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Frank Assails Republican Block on Cordray Nomination

Cites Constitutional Issues

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Washington, DC, December 8, 2011 | comments

WASHINGTON – Congressman Barney Frank today released the following statement about the successful Republican efforts in the Senate to block the nomination of Richard Cordray to head the Consumer Financial Protection Bureau:

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Congressman Barney Frank today released the following statement about the successful Republican efforts in the Senate to block the nomination of Richard Cordray to head the Consumer Financial Protection Bureau:

The Republican filibuster blocking a vote on the nomination of Richard Cordray to be the Director of the Consumer Financial Protection Bureau (CFPB) is an outrageous expression of disrespect both for the interests of American consumers and for the U.S. Constitution.

Substantively, Richard Cordray is a former Attorney General who has received broad support from both Republican and Democratic Attorneys General for his demonstrated expertise in protecting consumer interests in an appropriate and responsible manner. The effect of this refusal by the Republicans even to consider the nomination on its merits means that significant powers to protect consumers from abuses by non-bank financial institutions – payday lenders, check cashers, non-bank mortgage lenders, money transmitters, debt collectors and others – will be suspended.

And it is important to note that what the Republicans have done is to block a vote, not because of any objection to Mr. Cordray, but because the Republicans do not like the legislation which established the CFPB. Using the filibuster in this way to block a confirmation vote wrenches the U.S. Constitution off its moorings.

The U.S. Constitution – to which my right-wing colleagues more often profess respect than demonstrate it in their actions – sets forward two very distinct processes. One is legislation. If both Houses of Congress pass legislation that creates changes or abolishes any entity, and it is either signed by the President or instead approved by two-thirds of both Houses, that has a binding legal effect. An entirely different process is that of confirmation, which is given by the Constitution to the Senate alone, and does not involve general legislative powers, but is restricted to a mandate that the Senate approve or disapprove a nominee for any office created by appropriate legislation.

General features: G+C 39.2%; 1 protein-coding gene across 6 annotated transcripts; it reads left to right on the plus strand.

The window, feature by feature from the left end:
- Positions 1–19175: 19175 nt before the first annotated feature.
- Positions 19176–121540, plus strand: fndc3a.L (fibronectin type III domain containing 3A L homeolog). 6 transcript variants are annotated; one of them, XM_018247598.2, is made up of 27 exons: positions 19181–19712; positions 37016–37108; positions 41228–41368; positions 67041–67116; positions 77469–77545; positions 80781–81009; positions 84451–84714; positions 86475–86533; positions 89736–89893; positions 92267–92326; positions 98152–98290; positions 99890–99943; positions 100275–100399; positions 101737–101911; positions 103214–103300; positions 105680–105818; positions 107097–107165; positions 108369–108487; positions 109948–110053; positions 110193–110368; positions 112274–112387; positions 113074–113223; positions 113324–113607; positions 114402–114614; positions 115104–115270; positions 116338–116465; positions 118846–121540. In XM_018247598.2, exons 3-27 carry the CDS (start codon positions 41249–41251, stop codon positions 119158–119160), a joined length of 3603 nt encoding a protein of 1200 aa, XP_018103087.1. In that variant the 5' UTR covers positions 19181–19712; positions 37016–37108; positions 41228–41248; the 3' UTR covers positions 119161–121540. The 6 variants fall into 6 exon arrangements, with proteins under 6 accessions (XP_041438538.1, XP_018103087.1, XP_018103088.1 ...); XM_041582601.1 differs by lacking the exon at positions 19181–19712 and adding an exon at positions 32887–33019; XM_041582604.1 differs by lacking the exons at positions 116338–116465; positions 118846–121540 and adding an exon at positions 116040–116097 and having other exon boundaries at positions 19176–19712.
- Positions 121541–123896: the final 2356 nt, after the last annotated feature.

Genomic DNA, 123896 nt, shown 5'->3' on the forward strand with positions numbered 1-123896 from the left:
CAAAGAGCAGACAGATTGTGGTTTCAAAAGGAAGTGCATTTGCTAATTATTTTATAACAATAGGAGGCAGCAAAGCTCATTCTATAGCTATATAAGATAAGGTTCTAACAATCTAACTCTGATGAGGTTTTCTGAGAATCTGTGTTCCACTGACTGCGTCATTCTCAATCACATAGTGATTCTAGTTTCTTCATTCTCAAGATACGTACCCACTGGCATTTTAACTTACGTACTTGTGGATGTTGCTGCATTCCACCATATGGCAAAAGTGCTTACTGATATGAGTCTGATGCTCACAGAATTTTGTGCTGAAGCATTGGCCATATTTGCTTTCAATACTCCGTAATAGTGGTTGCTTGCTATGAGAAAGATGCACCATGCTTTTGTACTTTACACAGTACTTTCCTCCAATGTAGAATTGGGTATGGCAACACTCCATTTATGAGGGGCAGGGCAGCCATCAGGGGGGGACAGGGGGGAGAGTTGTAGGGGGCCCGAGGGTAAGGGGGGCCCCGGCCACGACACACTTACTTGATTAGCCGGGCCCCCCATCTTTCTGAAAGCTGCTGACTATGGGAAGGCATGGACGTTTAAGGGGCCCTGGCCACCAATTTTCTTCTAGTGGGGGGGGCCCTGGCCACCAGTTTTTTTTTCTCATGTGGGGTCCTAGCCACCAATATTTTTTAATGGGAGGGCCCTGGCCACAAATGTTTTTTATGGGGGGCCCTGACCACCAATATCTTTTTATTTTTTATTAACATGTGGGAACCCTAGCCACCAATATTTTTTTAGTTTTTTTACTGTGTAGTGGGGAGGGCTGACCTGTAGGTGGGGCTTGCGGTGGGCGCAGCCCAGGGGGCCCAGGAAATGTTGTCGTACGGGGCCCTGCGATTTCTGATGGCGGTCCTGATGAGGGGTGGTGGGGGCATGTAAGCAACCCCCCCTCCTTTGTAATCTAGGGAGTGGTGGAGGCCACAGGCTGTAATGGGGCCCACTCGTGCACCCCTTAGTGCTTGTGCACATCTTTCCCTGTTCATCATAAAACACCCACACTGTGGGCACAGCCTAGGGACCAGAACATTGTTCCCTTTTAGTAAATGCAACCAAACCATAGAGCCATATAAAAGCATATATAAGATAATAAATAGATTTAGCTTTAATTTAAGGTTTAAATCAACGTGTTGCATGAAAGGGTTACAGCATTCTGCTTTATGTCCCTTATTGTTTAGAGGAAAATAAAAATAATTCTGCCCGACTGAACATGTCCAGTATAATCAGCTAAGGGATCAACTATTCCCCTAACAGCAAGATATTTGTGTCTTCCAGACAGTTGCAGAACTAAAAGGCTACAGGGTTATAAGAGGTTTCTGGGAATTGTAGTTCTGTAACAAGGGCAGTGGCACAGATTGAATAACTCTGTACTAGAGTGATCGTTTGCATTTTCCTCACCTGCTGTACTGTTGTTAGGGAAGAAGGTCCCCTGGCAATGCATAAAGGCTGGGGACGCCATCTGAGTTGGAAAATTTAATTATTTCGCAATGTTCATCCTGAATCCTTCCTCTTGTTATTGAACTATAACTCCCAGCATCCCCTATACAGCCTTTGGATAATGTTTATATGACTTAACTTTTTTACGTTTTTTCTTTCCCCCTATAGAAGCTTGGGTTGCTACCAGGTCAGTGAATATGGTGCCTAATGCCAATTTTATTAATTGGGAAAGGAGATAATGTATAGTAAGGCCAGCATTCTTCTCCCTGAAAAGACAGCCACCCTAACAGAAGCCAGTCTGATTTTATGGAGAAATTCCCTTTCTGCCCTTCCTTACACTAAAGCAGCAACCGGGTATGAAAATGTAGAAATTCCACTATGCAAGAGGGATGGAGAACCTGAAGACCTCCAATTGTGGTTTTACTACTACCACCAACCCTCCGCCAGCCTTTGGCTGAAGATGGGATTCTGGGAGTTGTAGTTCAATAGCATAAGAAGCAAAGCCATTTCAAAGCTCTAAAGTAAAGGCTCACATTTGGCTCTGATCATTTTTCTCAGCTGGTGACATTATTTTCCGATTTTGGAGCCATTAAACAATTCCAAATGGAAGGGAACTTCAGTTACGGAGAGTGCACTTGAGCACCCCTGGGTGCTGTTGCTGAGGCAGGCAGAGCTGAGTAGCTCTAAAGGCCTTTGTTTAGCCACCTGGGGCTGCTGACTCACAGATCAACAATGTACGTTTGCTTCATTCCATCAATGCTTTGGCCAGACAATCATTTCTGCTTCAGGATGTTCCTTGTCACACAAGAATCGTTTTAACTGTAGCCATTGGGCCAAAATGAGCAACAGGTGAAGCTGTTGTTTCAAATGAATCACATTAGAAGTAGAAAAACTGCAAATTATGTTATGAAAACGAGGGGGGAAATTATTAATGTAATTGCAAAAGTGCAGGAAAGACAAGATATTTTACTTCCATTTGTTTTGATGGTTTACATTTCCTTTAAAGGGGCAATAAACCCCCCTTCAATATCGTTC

In this instance, the Republican Senate Minority, lacking the votes to accomplish with legislation their goal of subverting the independence of the Consumer Financial Protection Bureau, have instead misused the confirmation process to achieve what they do not have the votes to do legislatively. This is an example of my Republican colleagues’ willingness to abuse the Constitution even as they claim to be its defenders.

The Republicans have made clear that they oppose an independent Consumer Protection Bureau, and wish to go back to the period when consumer protection was an afterthought on the agenda of bank regulators whose primary legal function was concern for the banks, and who, in the words of the House Financial Services Committee Republican Chairman, were there "to serve the banks." (This is an unfair characterization of many of those regulators.)

The major Republican concern about the CFPB is that we created an agency that is independent of the bank regulators so it can focus on protecting consumers. And ironically, what the Republicans have accomplished today by blocking a vote on whether to confirm Richard Cordray is to postpone until a later day the ability of the Consumer Financial Protection Bureau to protect consumer interests -- not in the banking context, where the powers are already vested -- but against those non-bank financial institutions where abuses are more common.

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